Zero History is the third of the Blue Ant series by Gibson (who is called by a commenter on Goodreads the “Jay-Z of his generation of science fiction writers”), and I am guessing the wrap-up, as Hubertus Bigend (pronounced by most folks like the French word it is) and Milgrim finish the novel skipping off the ocean (not literally, but sort of) in an ekranoplan. Some thoughts:
- There are not many authors who can write a novel about fashion and secret branding that will keep me interested, let alone turning the pages more quickly than I should in order to find out what happens.
- His ability to describe detail in fascinating, witty, and astonishing ways does not fade. He violates the writer’s rule all the time by telling way more than he shows, but man, he does it so beautifully that I keep reading.
- Zero History as a title feels a bit misleading, since the novel features lots of history of brand design in unfolding its plot, and the characters all have history with each other. My guess is that the zero history comes in the idea of secret branding, which fits closely with what Gibson features in other novels: underground economies, avoiding corporate control, producing beautiful design and through them art.
- I am really curious about Milgrim and should probably re-read the first two novels in the series – I think he is Gibson’s attempt to produce a character who is able to chameleon around several of the issues that fascinate Gibson – addiction, cool-hunting, idiot savant art and design.
- In some ways Gibson’s novels feel so light and airy anymore that they threaten to float away, like the surveillance balloons the characters in this novels use. Happy endings happen, for instance, and lots of folks are able to make lots of money and stay afloat in this nether economy.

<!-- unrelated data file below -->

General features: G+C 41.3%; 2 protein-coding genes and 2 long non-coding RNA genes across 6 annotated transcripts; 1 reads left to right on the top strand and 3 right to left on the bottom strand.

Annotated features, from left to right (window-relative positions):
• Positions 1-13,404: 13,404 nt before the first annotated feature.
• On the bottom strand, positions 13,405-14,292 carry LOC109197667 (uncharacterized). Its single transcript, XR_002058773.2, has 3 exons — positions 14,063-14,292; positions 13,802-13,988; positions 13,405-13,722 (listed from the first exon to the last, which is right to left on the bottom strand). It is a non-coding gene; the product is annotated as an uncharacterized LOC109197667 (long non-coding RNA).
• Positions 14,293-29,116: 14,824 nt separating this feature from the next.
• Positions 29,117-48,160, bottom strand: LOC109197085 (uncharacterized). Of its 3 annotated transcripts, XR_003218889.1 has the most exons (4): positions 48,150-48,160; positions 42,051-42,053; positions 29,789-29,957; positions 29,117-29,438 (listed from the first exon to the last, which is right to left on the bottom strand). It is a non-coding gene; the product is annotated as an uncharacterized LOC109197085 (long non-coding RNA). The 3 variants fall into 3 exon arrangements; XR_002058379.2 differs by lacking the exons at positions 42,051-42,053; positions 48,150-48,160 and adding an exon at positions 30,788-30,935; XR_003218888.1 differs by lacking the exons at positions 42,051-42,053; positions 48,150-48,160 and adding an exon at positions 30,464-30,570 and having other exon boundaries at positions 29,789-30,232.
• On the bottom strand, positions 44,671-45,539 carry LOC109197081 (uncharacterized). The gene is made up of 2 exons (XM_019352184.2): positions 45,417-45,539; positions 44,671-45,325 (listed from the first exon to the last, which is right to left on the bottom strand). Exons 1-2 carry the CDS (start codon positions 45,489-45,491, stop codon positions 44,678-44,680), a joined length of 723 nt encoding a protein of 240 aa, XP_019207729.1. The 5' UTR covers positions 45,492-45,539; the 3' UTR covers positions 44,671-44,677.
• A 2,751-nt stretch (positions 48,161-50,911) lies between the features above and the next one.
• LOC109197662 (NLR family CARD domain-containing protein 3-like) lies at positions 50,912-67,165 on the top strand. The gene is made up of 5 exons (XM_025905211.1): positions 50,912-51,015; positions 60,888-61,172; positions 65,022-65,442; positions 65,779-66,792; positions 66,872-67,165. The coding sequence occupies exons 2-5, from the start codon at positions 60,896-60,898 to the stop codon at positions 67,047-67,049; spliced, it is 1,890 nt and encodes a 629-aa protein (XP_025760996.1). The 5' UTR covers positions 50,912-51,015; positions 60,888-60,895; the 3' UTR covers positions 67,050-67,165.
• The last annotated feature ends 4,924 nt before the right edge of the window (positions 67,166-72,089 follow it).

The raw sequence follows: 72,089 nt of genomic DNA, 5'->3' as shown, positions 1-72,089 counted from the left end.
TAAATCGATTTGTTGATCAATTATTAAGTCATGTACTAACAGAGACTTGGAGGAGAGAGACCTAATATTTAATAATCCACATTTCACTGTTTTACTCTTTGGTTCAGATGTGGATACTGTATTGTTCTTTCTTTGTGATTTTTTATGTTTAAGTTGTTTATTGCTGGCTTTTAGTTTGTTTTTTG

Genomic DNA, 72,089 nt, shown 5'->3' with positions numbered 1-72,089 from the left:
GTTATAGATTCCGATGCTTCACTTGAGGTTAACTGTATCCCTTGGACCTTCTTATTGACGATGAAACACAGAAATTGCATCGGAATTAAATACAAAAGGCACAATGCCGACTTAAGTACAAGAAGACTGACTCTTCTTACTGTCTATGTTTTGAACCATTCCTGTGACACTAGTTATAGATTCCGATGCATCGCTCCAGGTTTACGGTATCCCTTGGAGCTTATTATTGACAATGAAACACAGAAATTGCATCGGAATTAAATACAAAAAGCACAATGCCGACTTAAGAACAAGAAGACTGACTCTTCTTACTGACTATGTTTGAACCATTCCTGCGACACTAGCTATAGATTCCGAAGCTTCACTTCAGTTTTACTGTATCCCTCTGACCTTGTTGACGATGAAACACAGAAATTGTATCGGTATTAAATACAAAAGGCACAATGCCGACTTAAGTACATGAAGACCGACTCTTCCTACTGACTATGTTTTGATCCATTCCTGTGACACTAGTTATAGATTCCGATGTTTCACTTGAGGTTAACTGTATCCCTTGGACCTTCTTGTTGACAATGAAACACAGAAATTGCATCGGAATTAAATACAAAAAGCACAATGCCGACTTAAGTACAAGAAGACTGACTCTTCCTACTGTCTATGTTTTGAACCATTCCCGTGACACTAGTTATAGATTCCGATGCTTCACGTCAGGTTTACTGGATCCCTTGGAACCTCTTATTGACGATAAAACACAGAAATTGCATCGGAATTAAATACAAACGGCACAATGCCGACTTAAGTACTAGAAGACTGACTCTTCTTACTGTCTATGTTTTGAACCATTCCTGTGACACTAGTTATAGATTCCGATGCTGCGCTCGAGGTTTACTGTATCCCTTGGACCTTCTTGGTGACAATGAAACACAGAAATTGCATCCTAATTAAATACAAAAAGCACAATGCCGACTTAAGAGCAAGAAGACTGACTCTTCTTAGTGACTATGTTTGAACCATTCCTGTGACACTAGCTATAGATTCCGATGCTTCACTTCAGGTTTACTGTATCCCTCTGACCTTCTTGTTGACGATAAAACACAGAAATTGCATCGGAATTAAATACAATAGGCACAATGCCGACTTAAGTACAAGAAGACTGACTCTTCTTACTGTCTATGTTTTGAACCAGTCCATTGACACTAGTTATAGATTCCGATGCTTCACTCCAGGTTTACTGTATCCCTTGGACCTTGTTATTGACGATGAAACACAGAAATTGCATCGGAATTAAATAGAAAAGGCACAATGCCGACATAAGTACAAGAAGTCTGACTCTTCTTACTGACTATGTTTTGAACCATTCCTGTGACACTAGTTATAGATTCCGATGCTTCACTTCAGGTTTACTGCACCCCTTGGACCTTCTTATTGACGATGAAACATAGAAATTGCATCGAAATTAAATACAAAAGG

- My response, though, is that I enjoy reading these novels for this very reason – creating a dystopia is easy – looking at the world through the lens of it incrementally improving the ways in which most people live their lives, and doing so through art and non-corporate ways, feels much more difficult.
Mieville’s novels always feature brilliant ideas, and he uses what a friend calls the ‘wring every last bit of emotion out of a scene’s’ technique incredibly well. Thoughts:
- I sometimes get bogged down in the plots, and perhaps that’s because his characters feel sort of cold to me. I think that Perdido Street Station is still my favorite because the characters were so odd and yet so tinged in a 1930sish steampunk ecosystem that I felt their cause. New Paris and City and City didn’t quite involve me in the same way. The fact that Mieville’s novels tend to be short might be his own interest in not worrying about world-building but instead focusing on the possibilities of literature and fantasy and science fiction.
- That being said, this is a far different alternative WWII text. It moves between two narrators, and an American who goes to a meeting with surrealists (Andre Breton is there, among others) who are trying to figure out what resistance means in their ideology, creates a device that harnesses their energy, and then sees that device stolen and sold in Paris. It explodes, transforming Paris into a place where art comes to life, and surrealist art comes to life in frightening ways.
- Some resistance fighters (not Free French, who are too committed to the status quo) are manifestation (manif) friendly, and have figured out how to work with them. True to their ‘nature’, these manifs are not all that interested in anything but destruction.
- Of course, it’s the surrealist art that fights Nazis. The mainstream stuff only serves to uphold the status quo.
- And, in a twist that I’m not sure about, the Nazis – trying to fight the manifs – somehow work with an evil Catholic priest to involve the forces of Hell.